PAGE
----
Eye For Film >> Movies >> CSNY Déjà Vu (2008) Film Review
The war in Vietnam was understood at a basic level. The Americans were out there to stop the Commies taking over the south - and after that Cambodia, and after that Thailand, and after that... Of course, the reality was entirely different. When the US fled Saigon in a humiliating scramble no one wanted to talk about it and the vets were treated like lepers.
The war in Iraq is not understood at any level. The Americans invaded on a false premise and are now trying to stop Iraqis killing each other, while claiming that every civilian they kill is a terrorist. From the standpoint of a protest singer, it doesn’t have the same intensity of purpose as the rousing rallying chants of the Sixties. “It’s going to be a forgotten war,” says a Harley-driving member of Vets 4 Vets.
Neil Young’s passion has not waned since the days of the Kent State massacre when four students were shot to death by the National Guard during a peaceful protest at the university. He set up Déjà Vu by hiring veteran war correspondent Mike Cerre and his team to film a Crosby, Stills, Nash & Young reunion tour in 2006, which highlited Young’s album, Living With War. As someone points out, “The average age of the band is 62-and-a-half.”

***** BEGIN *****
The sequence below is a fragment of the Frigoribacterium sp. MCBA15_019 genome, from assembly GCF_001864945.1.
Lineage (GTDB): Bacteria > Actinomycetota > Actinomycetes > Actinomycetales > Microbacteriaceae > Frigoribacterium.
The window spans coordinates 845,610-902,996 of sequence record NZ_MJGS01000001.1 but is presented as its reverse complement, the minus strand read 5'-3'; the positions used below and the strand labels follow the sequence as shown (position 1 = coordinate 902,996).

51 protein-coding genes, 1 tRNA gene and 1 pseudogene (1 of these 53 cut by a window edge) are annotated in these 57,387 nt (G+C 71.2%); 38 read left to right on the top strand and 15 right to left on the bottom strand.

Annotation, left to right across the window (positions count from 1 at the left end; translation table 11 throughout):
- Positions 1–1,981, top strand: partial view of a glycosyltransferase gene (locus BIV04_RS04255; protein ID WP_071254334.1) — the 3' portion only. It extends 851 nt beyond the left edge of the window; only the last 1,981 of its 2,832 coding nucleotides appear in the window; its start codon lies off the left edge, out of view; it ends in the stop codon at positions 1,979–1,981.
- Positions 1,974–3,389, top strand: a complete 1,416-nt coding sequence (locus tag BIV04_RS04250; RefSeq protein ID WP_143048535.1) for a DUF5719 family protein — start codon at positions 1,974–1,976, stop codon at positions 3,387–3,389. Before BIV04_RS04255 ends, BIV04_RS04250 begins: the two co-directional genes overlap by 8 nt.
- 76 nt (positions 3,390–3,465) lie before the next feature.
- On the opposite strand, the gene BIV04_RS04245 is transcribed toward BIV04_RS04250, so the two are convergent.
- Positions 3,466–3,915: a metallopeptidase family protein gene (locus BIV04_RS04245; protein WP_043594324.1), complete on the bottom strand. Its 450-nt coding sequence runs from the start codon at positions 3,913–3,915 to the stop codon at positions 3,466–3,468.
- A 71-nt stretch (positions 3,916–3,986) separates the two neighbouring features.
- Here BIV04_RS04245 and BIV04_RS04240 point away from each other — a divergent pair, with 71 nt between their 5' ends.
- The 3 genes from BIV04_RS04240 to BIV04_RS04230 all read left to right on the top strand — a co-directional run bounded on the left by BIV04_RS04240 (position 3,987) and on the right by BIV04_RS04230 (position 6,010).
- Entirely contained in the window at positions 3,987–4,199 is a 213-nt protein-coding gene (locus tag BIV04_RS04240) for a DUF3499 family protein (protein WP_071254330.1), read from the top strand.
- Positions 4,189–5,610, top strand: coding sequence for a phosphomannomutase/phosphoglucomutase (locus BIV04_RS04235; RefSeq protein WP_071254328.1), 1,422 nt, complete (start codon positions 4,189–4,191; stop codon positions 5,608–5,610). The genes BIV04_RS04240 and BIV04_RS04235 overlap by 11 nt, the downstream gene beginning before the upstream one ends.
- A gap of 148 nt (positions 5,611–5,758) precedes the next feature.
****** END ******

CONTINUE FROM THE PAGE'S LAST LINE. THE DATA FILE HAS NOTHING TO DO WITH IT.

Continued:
Unlike similar roadie’s-eye-view docs, the music takes second place to the message, which may be why they named it the Freedom Of Speech tour. “Nobody said we were over-rehearsed,” David Crosby quips, explaining the ragged harmonies of the early concerts. By the end they are entirely together and contacting with kids 40 years younger.
“We want to make the audience feel,” Young says. On screen behind the band are photographs of soldiers killed in Iraq. One of their mothers is watching. Tears run down her cheeks.
What lifts Déjà Vu above the crowd is the raw emotion emanating from the musicians to audiences who are often shocked by the uncompromising nature of their stance - “Right now, it’s the Sixties rebirth” – and Cerre interviews a number who find the anti-Bush rhetoric unpatriotic and not something old hippy rockers should be bothering their pampered egos with.
“I’m a voice in the crowd that’s angry,” Young says. “People have to articulate what people are feeling.” For all its tubbary and thumpage, this is a film that asks questions and plays strong. CSNY may be past their sell-by, but they don’t think so, and what they are singing about is as relevant as America's reputation abroad.
“One year after the tour, 1100 more Americans died in Iraq, more than 100 of them by suicide.”Reviewed on: 04 Oct 2008